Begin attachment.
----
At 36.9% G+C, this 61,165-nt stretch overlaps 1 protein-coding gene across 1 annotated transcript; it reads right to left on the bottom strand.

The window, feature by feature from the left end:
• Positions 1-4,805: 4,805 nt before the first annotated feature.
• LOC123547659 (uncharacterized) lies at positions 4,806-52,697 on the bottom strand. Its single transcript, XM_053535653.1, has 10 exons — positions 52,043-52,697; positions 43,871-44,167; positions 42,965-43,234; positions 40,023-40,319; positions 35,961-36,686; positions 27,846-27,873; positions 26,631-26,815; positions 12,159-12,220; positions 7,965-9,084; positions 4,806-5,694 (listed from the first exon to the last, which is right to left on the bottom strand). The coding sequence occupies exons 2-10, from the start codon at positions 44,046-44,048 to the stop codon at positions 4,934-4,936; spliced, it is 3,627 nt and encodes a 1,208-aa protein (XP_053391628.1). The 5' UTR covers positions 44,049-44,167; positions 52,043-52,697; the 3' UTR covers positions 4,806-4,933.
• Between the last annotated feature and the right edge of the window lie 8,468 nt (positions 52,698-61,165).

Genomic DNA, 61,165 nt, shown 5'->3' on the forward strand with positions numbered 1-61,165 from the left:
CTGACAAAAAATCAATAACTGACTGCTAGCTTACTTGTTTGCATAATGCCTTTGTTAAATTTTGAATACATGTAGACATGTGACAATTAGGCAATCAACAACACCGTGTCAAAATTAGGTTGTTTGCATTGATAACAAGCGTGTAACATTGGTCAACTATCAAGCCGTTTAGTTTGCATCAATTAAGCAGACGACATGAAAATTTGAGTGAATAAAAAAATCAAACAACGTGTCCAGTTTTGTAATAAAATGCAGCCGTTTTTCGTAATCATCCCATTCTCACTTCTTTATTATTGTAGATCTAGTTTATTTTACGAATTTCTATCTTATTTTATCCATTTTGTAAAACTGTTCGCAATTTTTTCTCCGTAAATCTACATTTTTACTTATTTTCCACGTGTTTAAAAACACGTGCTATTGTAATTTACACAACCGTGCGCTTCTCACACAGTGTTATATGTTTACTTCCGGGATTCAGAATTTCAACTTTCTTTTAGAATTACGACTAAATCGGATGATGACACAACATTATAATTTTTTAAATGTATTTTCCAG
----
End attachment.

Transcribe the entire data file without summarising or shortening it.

At 36.9% G+C, this 61,165-nt stretch overlaps 1 protein-coding gene across 1 annotated transcript; it reads right to left on the bottom strand.

The window, feature by feature from the left end:
• Positions 1-4,805: 4,805 nt before the first annotated feature.
• LOC123547659 (uncharacterized) lies at positions 4,806-52,697 on the bottom strand. Its single transcript, XM_053535653.1, has 10 exons — positions 52,043-52,697; positions 43,871-44,167; positions 42,965-43,234; positions 40,023-40,319; positions 35,961-36,686; positions 27,846-27,873; positions 26,631-26,815; positions 12,159-12,220; positions 7,965-9,084; positions 4,806-5,694 (listed from the first exon to the last, which is right to left on the bottom strand). The coding sequence occupies exons 2-10, from the start codon at positions 44,046-44,048 to the stop codon at positions 4,934-4,936; spliced, it is 3,627 nt and encodes a 1,208-aa protein (XP_053391628.1). The 5' UTR covers positions 44,049-44,167; positions 52,043-52,697; the 3' UTR covers positions 4,806-4,933.
• Between the last annotated feature and the right edge of the window lie 8,468 nt (positions 52,698-61,165).

Genomic DNA, 61,165 nt, shown 5'->3' on the forward strand with positions numbered 1-61,165 from the left:
CTGACAAAAAATCAATAACTGACTGCTAGCTTACTTGTTTGCATAATGCCTTTGTTAAATTTTGAATACATGTAGACATGTGACAATTAGGCAATCAACAACACCGTGTCAAAATTAGGTTGTTTGCATTGATAACAAGCGTGTAACATTGGTCAACTATCAAGCCGTTTAGTTTGCATCAATTAAGCAGACGACATGAAAATTTGAGTGAATAAAAAAATCAAACAACGTGTCCAGTTTTGTAATAAAATGCAGCCGTTTTTCGTAATCATCCCATTCTCACTTCTTTATTATTGTAGATCTAGTTTATTTTACGAATTTCTATCTTATTTTATCCATTTTGTAAAACTGTTCGCAATTTTTTCTCCGTAAATCTACATTTTTACTTATTTTCCACGTGTTTAAAAACACGTGCTATTGTAATTTACACAACCGTGCGCTTCTCACACAGTGTTATATGTTTACTTCCGGGATTCAGAATTTCAACTTTCTTTTAGAATTACGACTAAATCGGATGATGACACAACATTATAATTTTTTAAATGTATTTTCCAG